Scientists chart iron cycle in ocean

Scientists at the University of California have found that sunlight plays an important role in cycling iron in the ocean and making it available to marine life.

Iron, which is necessary for the sustenance of life, is scarce in the ocean. National Science Foundation (NSF)-supported researchers found that light helps transform the mineral into a form that can be easily taken up by phytoplankton and other microorganisms. They report their findings in the September 27 issue of the journal Nature.

"This discovery helps us better understand one of the essential links in the ocean's food chain," said Donald Burland, acting director of NSF's Chemistry Division. "It may also have implications for global climate change, since living organisms are important in the absorption and release of carbon dioxide from the oceans."

Iron and other trace metals are important biochemical ingredients in the production of plankton, the most abundant organisms in seawater, which are at the bottom of the aquatic food chain. But iron is rare in surface seawater, and scientists believe it occurs almost entirely in complex molecules in which the iron is strongly bound by organic ligands presumed to be of biological origin. Bacteria produce small molecules called siderophores to help them obtain iron from their environments, and this process may contribute to the pool of tightly bound iron complexes.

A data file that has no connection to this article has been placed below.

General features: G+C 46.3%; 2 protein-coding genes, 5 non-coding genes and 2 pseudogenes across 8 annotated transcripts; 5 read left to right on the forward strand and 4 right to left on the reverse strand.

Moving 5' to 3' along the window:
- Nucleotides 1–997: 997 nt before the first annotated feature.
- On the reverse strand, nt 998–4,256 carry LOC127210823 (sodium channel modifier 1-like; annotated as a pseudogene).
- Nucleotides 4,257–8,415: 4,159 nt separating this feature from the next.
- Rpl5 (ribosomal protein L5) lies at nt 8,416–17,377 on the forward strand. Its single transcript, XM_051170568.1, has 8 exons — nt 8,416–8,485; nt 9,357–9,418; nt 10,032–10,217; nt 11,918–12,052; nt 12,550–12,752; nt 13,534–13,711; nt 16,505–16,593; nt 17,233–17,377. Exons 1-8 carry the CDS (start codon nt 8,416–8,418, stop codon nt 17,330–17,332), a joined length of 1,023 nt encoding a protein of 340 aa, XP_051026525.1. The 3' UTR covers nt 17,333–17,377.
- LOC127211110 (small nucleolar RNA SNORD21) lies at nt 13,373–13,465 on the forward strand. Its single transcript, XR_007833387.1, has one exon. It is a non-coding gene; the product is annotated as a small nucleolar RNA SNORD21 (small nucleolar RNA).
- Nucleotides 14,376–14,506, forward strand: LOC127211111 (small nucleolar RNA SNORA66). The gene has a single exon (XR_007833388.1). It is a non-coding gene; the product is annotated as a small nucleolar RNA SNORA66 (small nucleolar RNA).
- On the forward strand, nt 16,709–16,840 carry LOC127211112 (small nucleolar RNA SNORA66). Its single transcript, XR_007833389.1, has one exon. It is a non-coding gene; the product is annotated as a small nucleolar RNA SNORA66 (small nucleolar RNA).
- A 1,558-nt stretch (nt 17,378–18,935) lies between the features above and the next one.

"We determined that iron bound to the oceanic siderophores react to light," said chemist Alison Butler of the University of California at Santa Barbara. "This photochemical reaction helps transform the iron complexes into a form that enables marine organisms to more easily acquire the essential iron."

The sun's energy turns the molecules into more loosely bound configurations of iron and oxygen atoms, Butler explained. This enables bacteria, p

Contact: Amber Jones
National Science Foundation

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